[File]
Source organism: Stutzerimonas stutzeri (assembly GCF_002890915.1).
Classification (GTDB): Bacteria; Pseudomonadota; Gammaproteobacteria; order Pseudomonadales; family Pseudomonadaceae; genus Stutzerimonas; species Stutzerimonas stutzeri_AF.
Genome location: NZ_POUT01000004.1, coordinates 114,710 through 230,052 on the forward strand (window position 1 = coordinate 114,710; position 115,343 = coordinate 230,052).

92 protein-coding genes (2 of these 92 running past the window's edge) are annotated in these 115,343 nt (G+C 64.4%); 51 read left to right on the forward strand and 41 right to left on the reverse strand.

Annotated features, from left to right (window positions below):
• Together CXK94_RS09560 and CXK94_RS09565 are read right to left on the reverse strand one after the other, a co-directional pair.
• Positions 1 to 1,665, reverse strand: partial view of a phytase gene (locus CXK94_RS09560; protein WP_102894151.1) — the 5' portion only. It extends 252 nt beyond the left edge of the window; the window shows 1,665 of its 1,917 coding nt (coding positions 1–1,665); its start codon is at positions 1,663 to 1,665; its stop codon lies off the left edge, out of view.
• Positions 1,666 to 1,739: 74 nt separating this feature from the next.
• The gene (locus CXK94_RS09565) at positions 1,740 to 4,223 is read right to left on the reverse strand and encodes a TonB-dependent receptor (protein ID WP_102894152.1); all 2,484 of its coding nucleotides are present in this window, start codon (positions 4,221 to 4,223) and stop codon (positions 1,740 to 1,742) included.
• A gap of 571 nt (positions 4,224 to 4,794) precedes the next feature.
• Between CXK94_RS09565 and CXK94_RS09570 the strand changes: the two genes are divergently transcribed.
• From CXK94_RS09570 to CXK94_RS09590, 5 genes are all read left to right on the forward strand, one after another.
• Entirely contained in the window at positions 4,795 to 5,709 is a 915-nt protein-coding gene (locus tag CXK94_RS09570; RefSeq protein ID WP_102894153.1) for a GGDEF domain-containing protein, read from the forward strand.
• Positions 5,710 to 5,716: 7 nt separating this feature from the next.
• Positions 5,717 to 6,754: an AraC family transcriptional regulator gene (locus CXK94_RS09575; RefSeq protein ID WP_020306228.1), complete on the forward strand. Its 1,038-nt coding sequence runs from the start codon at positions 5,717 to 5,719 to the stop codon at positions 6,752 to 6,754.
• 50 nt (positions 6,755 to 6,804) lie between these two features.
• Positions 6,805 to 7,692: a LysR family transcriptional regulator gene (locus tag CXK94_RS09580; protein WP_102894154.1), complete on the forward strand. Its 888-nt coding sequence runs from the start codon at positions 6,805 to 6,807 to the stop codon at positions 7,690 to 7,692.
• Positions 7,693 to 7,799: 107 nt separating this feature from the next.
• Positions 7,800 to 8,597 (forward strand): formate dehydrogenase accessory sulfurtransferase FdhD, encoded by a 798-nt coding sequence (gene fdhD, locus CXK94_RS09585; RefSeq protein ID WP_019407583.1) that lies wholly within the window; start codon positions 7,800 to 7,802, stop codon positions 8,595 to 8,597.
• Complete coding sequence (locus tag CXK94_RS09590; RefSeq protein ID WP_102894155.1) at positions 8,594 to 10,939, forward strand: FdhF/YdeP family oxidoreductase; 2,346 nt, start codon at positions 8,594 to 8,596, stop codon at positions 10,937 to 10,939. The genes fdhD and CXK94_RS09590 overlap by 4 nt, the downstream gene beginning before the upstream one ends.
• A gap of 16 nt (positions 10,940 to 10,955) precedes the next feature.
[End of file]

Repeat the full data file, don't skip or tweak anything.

Source organism: Stutzerimonas stutzeri (assembly GCF_002890915.1).
Classification (GTDB): Bacteria; Pseudomonadota; Gammaproteobacteria; order Pseudomonadales; family Pseudomonadaceae; genus Stutzerimonas; species Stutzerimonas stutzeri_AF.
Genome location: NZ_POUT01000004.1, coordinates 114,710 through 230,052 on the forward strand (window position 1 = coordinate 114,710; position 115,343 = coordinate 230,052).

92 protein-coding genes (2 of these 92 running past the window's edge) are annotated in these 115,343 nt (G+C 64.4%); 51 read left to right on the forward strand and 41 right to left on the reverse strand.

Annotated features, from left to right (window positions below):
• Together CXK94_RS09560 and CXK94_RS09565 are read right to left on the reverse strand one after the other, a co-directional pair.
• Positions 1 to 1,665, reverse strand: partial view of a phytase gene (locus CXK94_RS09560; protein WP_102894151.1) — the 5' portion only. It extends 252 nt beyond the left edge of the window; the window shows 1,665 of its 1,917 coding nt (coding positions 1–1,665); its start codon is at positions 1,663 to 1,665; its stop codon lies off the left edge, out of view.
• Positions 1,666 to 1,739: 74 nt separating this feature from the next.
• The gene (locus CXK94_RS09565) at positions 1,740 to 4,223 is read right to left on the reverse strand and encodes a TonB-dependent receptor (protein ID WP_102894152.1); all 2,484 of its coding nucleotides are present in this window, start codon (positions 4,221 to 4,223) and stop codon (positions 1,740 to 1,742) included.
• A gap of 571 nt (positions 4,224 to 4,794) precedes the next feature.
• Between CXK94_RS09565 and CXK94_RS09570 the strand changes: the two genes are divergently transcribed.
• From CXK94_RS09570 to CXK94_RS09590, 5 genes are all read left to right on the forward strand, one after another.
• Entirely contained in the window at positions 4,795 to 5,709 is a 915-nt protein-coding gene (locus tag CXK94_RS09570; RefSeq protein ID WP_102894153.1) for a GGDEF domain-containing protein, read from the forward strand.
• Positions 5,710 to 5,716: 7 nt separating this feature from the next.
• Positions 5,717 to 6,754: an AraC family transcriptional regulator gene (locus CXK94_RS09575; RefSeq protein ID WP_020306228.1), complete on the forward strand. Its 1,038-nt coding sequence runs from the start codon at positions 5,717 to 5,719 to the stop codon at positions 6,752 to 6,754.
• 50 nt (positions 6,755 to 6,804) lie between these two features.
• Positions 6,805 to 7,692: a LysR family transcriptional regulator gene (locus tag CXK94_RS09580; protein WP_102894154.1), complete on the forward strand. Its 888-nt coding sequence runs from the start codon at positions 6,805 to 6,807 to the stop codon at positions 7,690 to 7,692.
• Positions 7,693 to 7,799: 107 nt separating this feature from the next.
• Positions 7,800 to 8,597 (forward strand): formate dehydrogenase accessory sulfurtransferase FdhD, encoded by a 798-nt coding sequence (gene fdhD, locus CXK94_RS09585; RefSeq protein ID WP_019407583.1) that lies wholly within the window; start codon positions 7,800 to 7,802, stop codon positions 8,595 to 8,597.
• Complete coding sequence (locus tag CXK94_RS09590; RefSeq protein ID WP_102894155.1) at positions 8,594 to 10,939, forward strand: FdhF/YdeP family oxidoreductase; 2,346 nt, start codon at positions 8,594 to 8,596, stop codon at positions 10,937 to 10,939. The genes fdhD and CXK94_RS09590 overlap by 4 nt, the downstream gene beginning before the upstream one ends.
• A gap of 16 nt (positions 10,940 to 10,955) precedes the next feature.